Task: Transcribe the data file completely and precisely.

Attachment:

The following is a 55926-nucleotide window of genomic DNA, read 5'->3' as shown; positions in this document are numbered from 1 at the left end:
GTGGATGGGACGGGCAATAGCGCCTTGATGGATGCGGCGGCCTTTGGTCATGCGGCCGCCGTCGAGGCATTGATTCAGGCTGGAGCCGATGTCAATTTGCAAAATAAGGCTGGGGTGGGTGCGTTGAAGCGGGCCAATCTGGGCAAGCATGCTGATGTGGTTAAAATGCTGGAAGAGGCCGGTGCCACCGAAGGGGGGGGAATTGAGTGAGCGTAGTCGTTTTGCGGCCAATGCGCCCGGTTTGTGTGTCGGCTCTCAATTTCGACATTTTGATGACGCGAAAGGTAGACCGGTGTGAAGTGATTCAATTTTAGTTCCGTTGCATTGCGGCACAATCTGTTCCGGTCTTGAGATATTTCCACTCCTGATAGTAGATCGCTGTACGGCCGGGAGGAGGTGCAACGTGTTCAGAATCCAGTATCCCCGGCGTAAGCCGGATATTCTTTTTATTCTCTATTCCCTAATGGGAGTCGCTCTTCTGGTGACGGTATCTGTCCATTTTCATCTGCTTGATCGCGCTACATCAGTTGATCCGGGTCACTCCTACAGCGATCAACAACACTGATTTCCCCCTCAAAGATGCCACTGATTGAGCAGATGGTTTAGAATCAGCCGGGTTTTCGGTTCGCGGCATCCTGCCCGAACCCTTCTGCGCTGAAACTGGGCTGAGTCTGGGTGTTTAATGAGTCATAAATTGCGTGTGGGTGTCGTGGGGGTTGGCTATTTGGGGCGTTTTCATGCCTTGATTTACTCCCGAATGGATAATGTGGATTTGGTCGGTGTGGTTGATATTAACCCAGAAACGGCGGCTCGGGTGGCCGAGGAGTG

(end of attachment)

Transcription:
The following is a 55926-nucleotide window of genomic DNA, read 5'->3' as shown; positions in this document are numbered from 1 at the left end:
GTGGATGGGACGGGCAATAGCGCCTTGATGGATGCGGCGGCCTTTGGTCATGCGGCCGCCGTCGAGGCATTGATTCAGGCTGGAGCCGATGTCAATTTGCAAAATAAGGCTGGGGTGGGTGCGTTGAAGCGGGCCAATCTGGGCAAGCATGCTGATGTGGTTAAAATGCTGGAAGAGGCCGGTGCCACCGAAGGGGGGGGAATTGAGTGAGCGTAGTCGTTTTGCGGCCAATGCGCCCGGTTTGTGTGTCGGCTCTCAATTTCGACATTTTGATGACGCGAAAGGTAGACCGGTGTGAAGTGATTCAATTTTAGTTCCGTTGCATTGCGGCACAATCTGTTCCGGTCTTGAGATATTTCCACTCCTGATAGTAGATCGCTGTACGGCCGGGAGGAGGTGCAACGTGTTCAGAATCCAGTATCCCCGGCGTAAGCCGGATATTCTTTTTATTCTCTATTCCCTAATGGGAGTCGCTCTTCTGGTGACGGTATCTGTCCATTTTCATCTGCTTGATCGCGCTACATCAGTTGATCCGGGTCACTCCTACAGCGATCAACAACACTGATTTCCCCCTCAAAGATGCCACTGATTGAGCAGATGGTTTAGAATCAGCCGGGTTTTCGGTTCGCGGCATCCTGCCCGAACCCTTCTGCGCTGAAACTGGGCTGAGTCTGGGTGTTTAATGAGTCATAAATTGCGTGTGGGTGTCGTGGGGGTTGGCTATTTGGGGCGTTTTCATGCCTTGATTTACTCCCGAATGGATAATGTGGATTTGGTCGGTGTGGTTGATATTAACCCAGAAACGGCGGCTCGGGTGGCCGAGGAGTG